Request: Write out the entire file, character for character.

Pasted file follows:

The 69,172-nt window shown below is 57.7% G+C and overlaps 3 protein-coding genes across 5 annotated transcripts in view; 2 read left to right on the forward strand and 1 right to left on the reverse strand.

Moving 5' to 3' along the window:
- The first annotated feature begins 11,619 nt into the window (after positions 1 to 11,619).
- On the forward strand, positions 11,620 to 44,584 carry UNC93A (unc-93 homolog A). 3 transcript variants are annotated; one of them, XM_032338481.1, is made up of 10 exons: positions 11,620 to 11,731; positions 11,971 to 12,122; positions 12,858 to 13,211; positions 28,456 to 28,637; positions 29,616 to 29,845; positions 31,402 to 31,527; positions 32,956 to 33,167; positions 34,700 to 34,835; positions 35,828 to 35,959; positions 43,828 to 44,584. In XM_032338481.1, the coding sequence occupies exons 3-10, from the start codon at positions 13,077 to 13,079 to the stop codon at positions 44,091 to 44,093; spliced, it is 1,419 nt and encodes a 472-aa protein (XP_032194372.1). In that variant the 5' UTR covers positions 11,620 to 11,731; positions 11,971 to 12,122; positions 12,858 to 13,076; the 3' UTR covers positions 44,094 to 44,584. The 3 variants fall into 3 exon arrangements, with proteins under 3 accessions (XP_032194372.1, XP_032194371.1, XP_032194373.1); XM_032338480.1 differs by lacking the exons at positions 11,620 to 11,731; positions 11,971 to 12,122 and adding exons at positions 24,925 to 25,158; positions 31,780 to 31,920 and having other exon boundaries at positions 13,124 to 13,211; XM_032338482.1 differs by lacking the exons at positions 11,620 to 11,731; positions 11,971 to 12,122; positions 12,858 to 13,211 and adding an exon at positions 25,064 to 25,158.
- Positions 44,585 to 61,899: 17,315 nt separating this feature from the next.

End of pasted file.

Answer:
The 69,172-nt window shown below is 57.7% G+C and overlaps 3 protein-coding genes across 5 annotated transcripts in view; 2 read left to right on the forward strand and 1 right to left on the reverse strand.

Moving 5' to 3' along the window:
- The first annotated feature begins 11,619 nt into the window (after positions 1 to 11,619).
- On the forward strand, positions 11,620 to 44,584 carry UNC93A (unc-93 homolog A). 3 transcript variants are annotated; one of them, XM_032338481.1, is made up of 10 exons: positions 11,620 to 11,731; positions 11,971 to 12,122; positions 12,858 to 13,211; positions 28,456 to 28,637; positions 29,616 to 29,845; positions 31,402 to 31,527; positions 32,956 to 33,167; positions 34,700 to 34,835; positions 35,828 to 35,959; positions 43,828 to 44,584. In XM_032338481.1, the coding sequence occupies exons 3-10, from the start codon at positions 13,077 to 13,079 to the stop codon at positions 44,091 to 44,093; spliced, it is 1,419 nt and encodes a 472-aa protein (XP_032194372.1). In that variant the 5' UTR covers positions 11,620 to 11,731; positions 11,971 to 12,122; positions 12,858 to 13,076; the 3' UTR covers positions 44,094 to 44,584. The 3 variants fall into 3 exon arrangements, with proteins under 3 accessions (XP_032194372.1, XP_032194371.1, XP_032194373.1); XM_032338480.1 differs by lacking the exons at positions 11,620 to 11,731; positions 11,971 to 12,122 and adding exons at positions 24,925 to 25,158; positions 31,780 to 31,920 and having other exon boundaries at positions 13,124 to 13,211; XM_032338482.1 differs by lacking the exons at positions 11,620 to 11,731; positions 11,971 to 12,122; positions 12,858 to 13,211 and adding an exon at positions 25,064 to 25,158.
- Positions 44,585 to 61,899: 17,315 nt separating this feature from the next.